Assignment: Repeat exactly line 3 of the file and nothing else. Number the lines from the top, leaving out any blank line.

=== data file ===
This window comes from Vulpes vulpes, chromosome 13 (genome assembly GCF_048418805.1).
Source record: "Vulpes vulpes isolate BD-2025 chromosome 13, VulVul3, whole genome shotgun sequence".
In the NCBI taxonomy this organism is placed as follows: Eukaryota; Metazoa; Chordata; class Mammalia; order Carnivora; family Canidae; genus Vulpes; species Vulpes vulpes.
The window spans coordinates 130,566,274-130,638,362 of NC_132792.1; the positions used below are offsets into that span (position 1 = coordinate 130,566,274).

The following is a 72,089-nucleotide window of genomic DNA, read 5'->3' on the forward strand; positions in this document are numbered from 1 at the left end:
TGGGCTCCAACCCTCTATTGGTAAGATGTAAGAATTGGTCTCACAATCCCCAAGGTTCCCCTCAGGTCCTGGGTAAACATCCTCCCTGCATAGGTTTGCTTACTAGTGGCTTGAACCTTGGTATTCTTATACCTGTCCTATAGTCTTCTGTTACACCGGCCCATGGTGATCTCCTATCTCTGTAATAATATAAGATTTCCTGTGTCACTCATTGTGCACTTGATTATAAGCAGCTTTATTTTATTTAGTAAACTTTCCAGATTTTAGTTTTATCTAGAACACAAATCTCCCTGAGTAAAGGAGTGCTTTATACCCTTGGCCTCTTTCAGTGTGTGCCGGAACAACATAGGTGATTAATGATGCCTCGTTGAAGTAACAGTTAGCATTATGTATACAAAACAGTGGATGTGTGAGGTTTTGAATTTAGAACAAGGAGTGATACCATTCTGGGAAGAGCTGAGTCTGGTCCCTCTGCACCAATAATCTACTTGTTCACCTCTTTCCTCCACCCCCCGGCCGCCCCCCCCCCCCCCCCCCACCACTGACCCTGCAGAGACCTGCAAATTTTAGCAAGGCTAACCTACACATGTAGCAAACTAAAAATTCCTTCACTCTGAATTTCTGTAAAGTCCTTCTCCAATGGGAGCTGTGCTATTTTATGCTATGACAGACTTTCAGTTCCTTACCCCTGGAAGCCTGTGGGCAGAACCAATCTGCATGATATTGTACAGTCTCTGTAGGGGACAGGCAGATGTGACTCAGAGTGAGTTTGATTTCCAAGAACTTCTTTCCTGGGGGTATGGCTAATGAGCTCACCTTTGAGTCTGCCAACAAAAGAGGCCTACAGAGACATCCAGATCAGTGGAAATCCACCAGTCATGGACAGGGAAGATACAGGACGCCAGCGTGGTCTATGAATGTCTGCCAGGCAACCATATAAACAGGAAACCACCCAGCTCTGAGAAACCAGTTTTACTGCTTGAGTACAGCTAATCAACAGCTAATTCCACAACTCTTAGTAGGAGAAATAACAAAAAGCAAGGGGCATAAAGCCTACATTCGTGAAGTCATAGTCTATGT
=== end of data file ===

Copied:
In the NCBI taxonomy this organism is placed as follows: Eukaryota; Metazoa; Chordata; class Mammalia; order Carnivora; family Canidae; genus Vulpes; species Vulpes vulpes.